CHARLESTON, W.Va. -- I love being organized -- a place for everything, and everything in its place. I was always a good manager of me.
Before I got married, I kept my cubicle tidy, my bed made and I had only one piece of work on my desk at a time. I met or exceeded all my deadlines, was rarely late for anything. I fought political battles at the office and generally won because my paper trail was irrefutable.
My clothes were hung by color on identical hangers. I could go to a file and put my hands on my first-grade report card.
Compromises have since been made.
There are more papers and clothes on the floor and the dining room table than there are in the filing cabinets and the closets. I have no idea what any of it is or where it belongs, and I don't have a plan.
My husband generates about 7 inches of paperwork each day. I try not to look at the mailbox or the inbox, because each piece of mail requires essentially 12 steps: opening, reading, throwing away the envelope, calling people, negotiating, arguing with insurance or unauthorized credit card/smart-phone-charge criminals, filing, note taking, calendar notes, calendar checking, and running to the malls for the school, or running to the school for the malls.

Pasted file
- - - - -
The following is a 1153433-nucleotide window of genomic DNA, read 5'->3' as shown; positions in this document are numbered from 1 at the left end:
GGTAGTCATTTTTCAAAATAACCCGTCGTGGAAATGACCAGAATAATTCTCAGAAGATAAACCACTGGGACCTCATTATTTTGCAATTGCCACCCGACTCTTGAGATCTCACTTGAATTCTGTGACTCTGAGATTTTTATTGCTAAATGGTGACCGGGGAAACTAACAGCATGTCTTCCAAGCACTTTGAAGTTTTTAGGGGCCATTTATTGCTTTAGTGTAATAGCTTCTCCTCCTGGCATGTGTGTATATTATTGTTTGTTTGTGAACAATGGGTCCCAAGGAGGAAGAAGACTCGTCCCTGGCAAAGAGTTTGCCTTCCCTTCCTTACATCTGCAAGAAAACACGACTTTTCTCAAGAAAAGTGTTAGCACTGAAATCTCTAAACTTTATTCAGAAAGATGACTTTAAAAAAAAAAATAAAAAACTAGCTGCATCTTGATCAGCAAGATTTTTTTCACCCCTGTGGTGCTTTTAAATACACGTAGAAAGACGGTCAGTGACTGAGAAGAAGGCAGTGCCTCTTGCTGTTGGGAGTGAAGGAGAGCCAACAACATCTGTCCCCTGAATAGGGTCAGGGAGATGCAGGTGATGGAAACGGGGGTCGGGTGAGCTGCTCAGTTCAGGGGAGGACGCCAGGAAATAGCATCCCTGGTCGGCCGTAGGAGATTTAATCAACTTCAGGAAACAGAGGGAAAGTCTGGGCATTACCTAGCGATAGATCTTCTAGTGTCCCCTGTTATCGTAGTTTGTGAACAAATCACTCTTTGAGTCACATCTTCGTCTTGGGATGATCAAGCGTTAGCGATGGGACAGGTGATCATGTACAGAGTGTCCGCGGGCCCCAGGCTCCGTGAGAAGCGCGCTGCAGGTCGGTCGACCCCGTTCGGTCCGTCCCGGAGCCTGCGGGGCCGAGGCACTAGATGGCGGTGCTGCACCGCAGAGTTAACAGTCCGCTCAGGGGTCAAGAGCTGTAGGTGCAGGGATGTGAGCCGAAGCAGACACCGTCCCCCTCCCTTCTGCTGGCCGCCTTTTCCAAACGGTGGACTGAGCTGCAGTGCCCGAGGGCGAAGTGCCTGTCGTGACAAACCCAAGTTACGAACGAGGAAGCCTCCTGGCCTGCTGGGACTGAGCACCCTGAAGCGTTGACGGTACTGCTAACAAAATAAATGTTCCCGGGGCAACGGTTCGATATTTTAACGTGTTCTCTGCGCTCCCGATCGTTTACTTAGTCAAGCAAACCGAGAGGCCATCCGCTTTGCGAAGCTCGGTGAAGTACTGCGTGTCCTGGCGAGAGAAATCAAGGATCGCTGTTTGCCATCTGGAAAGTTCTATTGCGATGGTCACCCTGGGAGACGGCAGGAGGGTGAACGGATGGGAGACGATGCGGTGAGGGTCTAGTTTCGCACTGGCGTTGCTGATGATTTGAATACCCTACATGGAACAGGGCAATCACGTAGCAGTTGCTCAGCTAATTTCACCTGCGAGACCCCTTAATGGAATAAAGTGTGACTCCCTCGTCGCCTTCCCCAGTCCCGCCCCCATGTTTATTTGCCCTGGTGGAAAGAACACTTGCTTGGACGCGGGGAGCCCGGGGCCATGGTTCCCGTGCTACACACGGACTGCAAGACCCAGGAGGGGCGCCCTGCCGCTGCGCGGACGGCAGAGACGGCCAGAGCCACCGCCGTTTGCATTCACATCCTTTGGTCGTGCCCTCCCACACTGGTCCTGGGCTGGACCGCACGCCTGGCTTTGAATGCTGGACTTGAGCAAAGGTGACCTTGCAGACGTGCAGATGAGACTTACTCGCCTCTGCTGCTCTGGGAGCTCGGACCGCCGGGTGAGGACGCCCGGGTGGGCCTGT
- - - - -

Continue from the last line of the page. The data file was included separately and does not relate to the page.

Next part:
This is just the email and the U.S. Postal Service that I'm talking about. Not time-sensitive Fed Ex or UPS mail.
I cannot count the times that the landline telephone, which has at least 50 unchecked messages at this time, has been turned off.
Each unchecked message will require an action or a set of actions.
We haven't used the landline in months, because I am the ONLY person who puts the phone in the charger, and I quit. I haven't seen a handset or heard the talking Caller ID in months.
When Frontier took over from Verizon in West Virginia, at first they were nice.
Now they shut it off and leave a nasty note in an email account I rarely check. This doesn't embarrass me in the least. I'm just thankful I remember to pay the electric and the water.
When we had our first son, I still believed in New Year's resolutions. So I took the HUGE BOX of unopened mail and went through it meticulously before the ball dropped in Times Square.
Now I ignore everything that is not personally interesting or practically urgent, to include the deeply mysterious activities of Independence Blue Cross Blue Shield of Pennsylvania and its "Personal Care" program. Contrary to the marketing scheme, they only answer the phone if you want to enroll.
Sometimes I like to hit "1" for "enroll" and chew out the person who answers.